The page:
*Apathetic Spenders - they consist of 22% more of the group. They take on debt through credit cards and usually do not take part in foreign holidays.

*Temperate Xenophobes - These make up the remainder of the sector. They love the Radio Times and most particularly do not like foreign food or travelling abroad and are heavy TV users.

This sector is said to be the most Currently, the over 50's sector is the most prosperous out of all the other marketing groups as 36% of all over 50s have an excess income of 20,000 pounds. The Henley Centre have estimated that 80% of the country's wealth is from the 50+ group.

This advert is aimed at the over 50s market. Firstly by the fact that everyone actually in the clip is over 50. The attire include the typical over 50s clothes with pastel colours and pearl earrings. When the transformation takes place, that nanny is wearing a silver glittery dress which looks almost 60s/70s based style. How the advert shows the nannies knitting the Shreddies is a hilarious stereotype of how everyone's grandmas knits! The older generation also like humour which is light-hearted and not rude which is exactly what this advert reflects. The backgroud music is also nostalgic to them as it reminds them of their younger days. It is clear to see this certain group of over 50s is in the category of 'Carefree' as they tend to act young and flirtatious. They seem to enjoy themselves and reverted back to teenagers. Even the man at the end in the red car is behaving like a forward, hormone raging teenage boy.

Tuesday, 27 April 2010

Social Class

Social class is the division of society made up of people possessing certain common social characteristics (lecture slideshow)

The groups include:

Most people think that class is all to do with the amount of money someone has in the bank. That is not true. It is said that class is dictated by money, education (qualifications), occupation and family background. Someone can be born into a specific class and change into a different class when they have grown up later in life. Someone originally born in a working class family with a Northern Accent who recently became a millionaire is not automatically upper class. This is because he/she would still speak like a working class citizen, dress like one and act like one. Similarly, someone who is born upper class and later on in life fails miserably in a job and declares bankrupt is not automatically categorised as working class because he/she would still speak the Queen's English, eat the same, and act the same.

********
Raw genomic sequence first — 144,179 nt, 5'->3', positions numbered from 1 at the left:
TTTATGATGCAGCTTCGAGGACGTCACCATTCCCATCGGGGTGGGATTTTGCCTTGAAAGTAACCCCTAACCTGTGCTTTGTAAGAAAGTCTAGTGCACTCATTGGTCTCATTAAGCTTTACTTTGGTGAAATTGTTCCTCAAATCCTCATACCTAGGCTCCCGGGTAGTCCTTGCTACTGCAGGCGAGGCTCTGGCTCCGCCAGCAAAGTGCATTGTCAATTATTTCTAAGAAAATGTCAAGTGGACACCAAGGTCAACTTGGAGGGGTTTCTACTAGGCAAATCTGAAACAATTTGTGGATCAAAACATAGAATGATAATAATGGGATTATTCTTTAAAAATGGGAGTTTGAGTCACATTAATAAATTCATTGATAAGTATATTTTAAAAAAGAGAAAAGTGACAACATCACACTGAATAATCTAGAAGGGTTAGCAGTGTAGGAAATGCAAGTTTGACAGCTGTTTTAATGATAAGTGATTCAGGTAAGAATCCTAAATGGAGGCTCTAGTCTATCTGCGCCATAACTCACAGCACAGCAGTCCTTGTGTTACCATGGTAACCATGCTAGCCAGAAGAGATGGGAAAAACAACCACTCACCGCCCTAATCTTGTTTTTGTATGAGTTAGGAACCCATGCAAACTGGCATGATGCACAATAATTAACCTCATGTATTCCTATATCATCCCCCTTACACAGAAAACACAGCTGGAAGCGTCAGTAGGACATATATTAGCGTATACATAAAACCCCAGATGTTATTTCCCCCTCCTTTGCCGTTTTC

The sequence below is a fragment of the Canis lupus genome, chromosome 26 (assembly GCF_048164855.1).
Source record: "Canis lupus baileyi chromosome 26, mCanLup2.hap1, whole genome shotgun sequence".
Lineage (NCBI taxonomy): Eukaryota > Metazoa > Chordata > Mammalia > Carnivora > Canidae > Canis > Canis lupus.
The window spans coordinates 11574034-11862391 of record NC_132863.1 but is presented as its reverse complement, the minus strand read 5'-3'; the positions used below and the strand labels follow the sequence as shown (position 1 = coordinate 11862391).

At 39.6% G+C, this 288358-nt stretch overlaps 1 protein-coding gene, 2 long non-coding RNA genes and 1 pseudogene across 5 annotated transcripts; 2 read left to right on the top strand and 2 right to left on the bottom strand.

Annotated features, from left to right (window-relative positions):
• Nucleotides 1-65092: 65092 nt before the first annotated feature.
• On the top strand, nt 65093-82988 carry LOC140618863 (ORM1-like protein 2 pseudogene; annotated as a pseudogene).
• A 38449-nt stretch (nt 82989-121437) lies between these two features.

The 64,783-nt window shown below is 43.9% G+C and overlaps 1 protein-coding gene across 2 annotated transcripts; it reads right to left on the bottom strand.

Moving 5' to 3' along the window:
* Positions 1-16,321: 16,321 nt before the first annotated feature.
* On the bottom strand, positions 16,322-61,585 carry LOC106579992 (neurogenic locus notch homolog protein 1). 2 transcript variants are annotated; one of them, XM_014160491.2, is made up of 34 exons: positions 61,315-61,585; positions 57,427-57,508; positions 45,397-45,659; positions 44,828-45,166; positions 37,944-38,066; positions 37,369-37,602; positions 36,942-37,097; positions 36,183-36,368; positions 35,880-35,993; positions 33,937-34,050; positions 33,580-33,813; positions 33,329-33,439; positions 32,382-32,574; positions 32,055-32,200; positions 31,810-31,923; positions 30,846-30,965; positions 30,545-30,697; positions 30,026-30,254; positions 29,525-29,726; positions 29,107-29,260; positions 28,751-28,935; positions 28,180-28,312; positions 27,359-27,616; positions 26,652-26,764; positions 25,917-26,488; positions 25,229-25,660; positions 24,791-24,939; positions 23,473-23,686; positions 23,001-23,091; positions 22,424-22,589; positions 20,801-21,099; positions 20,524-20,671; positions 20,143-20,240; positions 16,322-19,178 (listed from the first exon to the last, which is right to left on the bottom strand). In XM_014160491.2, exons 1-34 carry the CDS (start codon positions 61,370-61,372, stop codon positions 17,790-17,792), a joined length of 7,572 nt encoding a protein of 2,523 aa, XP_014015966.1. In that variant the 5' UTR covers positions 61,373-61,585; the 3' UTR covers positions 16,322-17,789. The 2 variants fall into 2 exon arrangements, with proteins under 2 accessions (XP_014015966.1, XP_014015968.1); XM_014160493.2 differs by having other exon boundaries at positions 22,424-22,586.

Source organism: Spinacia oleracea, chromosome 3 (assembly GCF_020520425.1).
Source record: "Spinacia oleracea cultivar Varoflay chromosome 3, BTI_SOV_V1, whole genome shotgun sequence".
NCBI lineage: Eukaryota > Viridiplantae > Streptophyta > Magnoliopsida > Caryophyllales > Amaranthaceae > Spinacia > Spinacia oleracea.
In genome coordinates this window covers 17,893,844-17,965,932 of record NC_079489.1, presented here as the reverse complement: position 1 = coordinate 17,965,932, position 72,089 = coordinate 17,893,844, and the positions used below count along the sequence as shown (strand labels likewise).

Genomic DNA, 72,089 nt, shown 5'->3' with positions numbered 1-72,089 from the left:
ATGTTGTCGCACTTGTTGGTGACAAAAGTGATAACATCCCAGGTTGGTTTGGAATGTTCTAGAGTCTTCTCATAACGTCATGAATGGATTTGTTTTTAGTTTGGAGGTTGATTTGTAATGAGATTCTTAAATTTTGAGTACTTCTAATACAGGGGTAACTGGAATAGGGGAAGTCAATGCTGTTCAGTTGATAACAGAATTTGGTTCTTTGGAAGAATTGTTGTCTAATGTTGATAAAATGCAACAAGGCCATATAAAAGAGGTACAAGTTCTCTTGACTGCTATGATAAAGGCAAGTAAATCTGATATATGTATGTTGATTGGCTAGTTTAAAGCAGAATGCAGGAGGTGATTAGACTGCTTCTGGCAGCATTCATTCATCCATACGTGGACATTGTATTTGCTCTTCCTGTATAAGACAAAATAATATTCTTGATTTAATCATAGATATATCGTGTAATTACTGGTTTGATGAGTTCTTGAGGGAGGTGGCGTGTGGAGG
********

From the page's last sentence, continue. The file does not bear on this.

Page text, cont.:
This video was shown during the lecture which generalises the stereotypes and descriptions of each class.

Mintel also shows the socio economic groups
A (Upper Middle)
B (Middle Class)
C1 (Lower Middle)
C2 (Skilled Working)
D (Working Class)
E (Lower Class)

This next video shows the stereotypical family of each class. Working class families tend to have a lot more children than upper and middle. Middle class families have 1-2, and upper class families have 2-3.

During the Lecture, 3 boards were also made by sticking images out of newspapers and magazines which related to each class. The board for working/lower class consisted of cheap cars, cheap supermarkets, discount phones, the Labour party candidate Gordon Brown, Football and teen pregnancies. These all were seen to relate to the working class as they tend to be interested in these things. Football is there main sport and along with it on the board came an article on a father dying during a match as an opposing fan had thrown a bin on him. This too relates to this class as there is usually more violence and swearing. Cheaper phones and cars come into the equation as this is what they can afford.

The middle class however, are in between. They like luxuries, but they also like there discounts. They also tend to copy the upper class a bit by trying to seem a bit more well off. A lot of middle class families can now afford to send their children to private schools if the state school in their catchment area is struggling. They also tend to buy nice cars but balance it out with modest food and holidays.

Upper class includes luxury cars, big houses and a favourite sport of Rugby, Tennis and golf. This is a contrast to the working class who are favourable to football. There children almost all go to private schools in which some board and their holidays are usually extravagant.